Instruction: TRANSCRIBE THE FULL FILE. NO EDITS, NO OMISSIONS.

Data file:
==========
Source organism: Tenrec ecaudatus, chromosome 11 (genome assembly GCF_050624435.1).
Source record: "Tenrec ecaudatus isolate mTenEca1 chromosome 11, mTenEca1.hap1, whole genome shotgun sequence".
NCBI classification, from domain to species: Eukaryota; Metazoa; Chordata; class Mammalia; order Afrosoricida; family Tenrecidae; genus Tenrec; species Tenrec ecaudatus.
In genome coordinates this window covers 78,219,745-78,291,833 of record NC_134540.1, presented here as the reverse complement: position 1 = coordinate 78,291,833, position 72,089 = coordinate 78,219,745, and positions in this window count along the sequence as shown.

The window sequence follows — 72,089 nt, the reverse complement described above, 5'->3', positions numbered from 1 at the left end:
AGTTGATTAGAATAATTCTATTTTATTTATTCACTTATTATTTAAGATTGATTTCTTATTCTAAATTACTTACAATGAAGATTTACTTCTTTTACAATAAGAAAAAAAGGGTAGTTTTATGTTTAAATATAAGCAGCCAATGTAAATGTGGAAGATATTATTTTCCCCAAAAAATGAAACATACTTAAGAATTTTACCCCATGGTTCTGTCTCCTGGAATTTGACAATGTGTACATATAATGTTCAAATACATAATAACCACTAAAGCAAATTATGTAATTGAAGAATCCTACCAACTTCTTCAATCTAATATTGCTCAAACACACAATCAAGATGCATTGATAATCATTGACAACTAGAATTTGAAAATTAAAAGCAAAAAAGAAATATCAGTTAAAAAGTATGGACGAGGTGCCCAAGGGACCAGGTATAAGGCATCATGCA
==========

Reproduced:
Source organism: Tenrec ecaudatus, chromosome 11 (genome assembly GCF_050624435.1).
Source record: "Tenrec ecaudatus isolate mTenEca1 chromosome 11, mTenEca1.hap1, whole genome shotgun sequence".
NCBI classification, from domain to species: Eukaryota; Metazoa; Chordata; class Mammalia; order Afrosoricida; family Tenrecidae; genus Tenrec; species Tenrec ecaudatus.
In genome coordinates this window covers 78,219,745-78,291,833 of record NC_134540.1, presented here as the reverse complement: position 1 = coordinate 78,291,833, position 72,089 = coordinate 78,219,745, and positions in this window count along the sequence as shown.

The window sequence follows — 72,089 nt, the reverse complement described above, 5'->3', positions numbered from 1 at the left end:
AGTTGATTAGAATAATTCTATTTTATTTATTCACTTATTATTTAAGATTGATTTCTTATTCTAAATTACTTACAATGAAGATTTACTTCTTTTACAATAAGAAAAAAAGGGTAGTTTTATGTTTAAATATAAGCAGCCAATGTAAATGTGGAAGATATTATTTTCCCCAAAAAATGAAACATACTTAAGAATTTTACCCCATGGTTCTGTCTCCTGGAATTTGACAATGTGTACATATAATGTTCAAATACATAATAACCACTAAAGCAAATTATGTAATTGAAGAATCCTACCAACTTCTTCAATCTAATATTGCTCAAACACACAATCAAGATGCATTGATAATCATTGACAACTAGAATTTGAAAATTAAAAGCAAAAAAGAAATATCAGTTAAAAAGTATGGACGAGGTGCCCAAGGGACCAGGTATAAGGCATCATGCA